Jan Phillips' award-winning book, Wild Edibles of Missouri, was published in 1979 and is now out of print. We've preserved it here as a PDF. Download it to learn how to turn wild Missouri plants into biscuits, fritters, jellies, juices, pancakes, pies, salads, soups, wines and more. Color illustrations help you identify plants that are poisonous or have poisonous parts. -Check it out!

Always be cautious when eating edible mushrooms. Make a certain ID and only eat a small amount the first time you try it to avoid a reaction.


    Illustration of bristly greenbrier leaves, flowers, fruit

    Bristly Greenbrier

    Smilax hispida (syn. S. tamnoides var. hispida)
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    Edible

    Illustration of frost grape leaves, flowers, fruit

    Frost Grape

    Vitis vulpina
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    Edible

    Illustration of greenbrier leaves, flowers, fruits

    Greenbrier

    Smilax glauca
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    Edible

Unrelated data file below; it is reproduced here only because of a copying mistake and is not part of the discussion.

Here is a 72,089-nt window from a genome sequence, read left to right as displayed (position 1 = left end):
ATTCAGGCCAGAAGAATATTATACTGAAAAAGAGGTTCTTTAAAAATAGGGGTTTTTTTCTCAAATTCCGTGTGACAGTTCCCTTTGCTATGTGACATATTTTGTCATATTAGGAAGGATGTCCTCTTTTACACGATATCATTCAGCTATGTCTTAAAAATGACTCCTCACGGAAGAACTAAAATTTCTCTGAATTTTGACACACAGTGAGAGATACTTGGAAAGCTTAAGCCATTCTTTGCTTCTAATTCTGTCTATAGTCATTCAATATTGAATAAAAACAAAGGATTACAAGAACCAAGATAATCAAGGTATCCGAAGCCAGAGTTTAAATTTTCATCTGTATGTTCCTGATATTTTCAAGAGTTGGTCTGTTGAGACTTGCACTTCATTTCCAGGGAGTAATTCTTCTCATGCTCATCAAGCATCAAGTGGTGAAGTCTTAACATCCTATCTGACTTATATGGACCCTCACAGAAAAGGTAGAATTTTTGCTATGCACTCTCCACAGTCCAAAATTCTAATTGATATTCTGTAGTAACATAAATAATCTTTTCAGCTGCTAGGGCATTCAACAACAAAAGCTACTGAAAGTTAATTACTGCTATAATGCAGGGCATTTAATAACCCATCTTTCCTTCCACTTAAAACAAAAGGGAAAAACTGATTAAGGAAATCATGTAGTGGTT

Illustration of riverbank grape leaves, flowers, fruit

    Riverbank Grape

    Vitis riparia
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    Edible

    Illustration of round-leaved catbrier leaves, flowers, fruits

    Round-Leaved Catbrier

    Smilax rotundifolia
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    Edible

    Illustration of sand grape leaves, flowers, fruit

    Sand Grape

    Vitis rupestris
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    Edible

    Illustration of summer grape leaves, flowers, fruit

    Summer Grape

    Vitis aestivalis
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    Edible

    Photo of a young grapeleaf, probably raccoon grape

    Wild Grapes

    Vitis species
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    Edible

    Illustration of winter grape leaves, flowers, fruit

    Winter Grape

    Vitis cinerea
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    Edible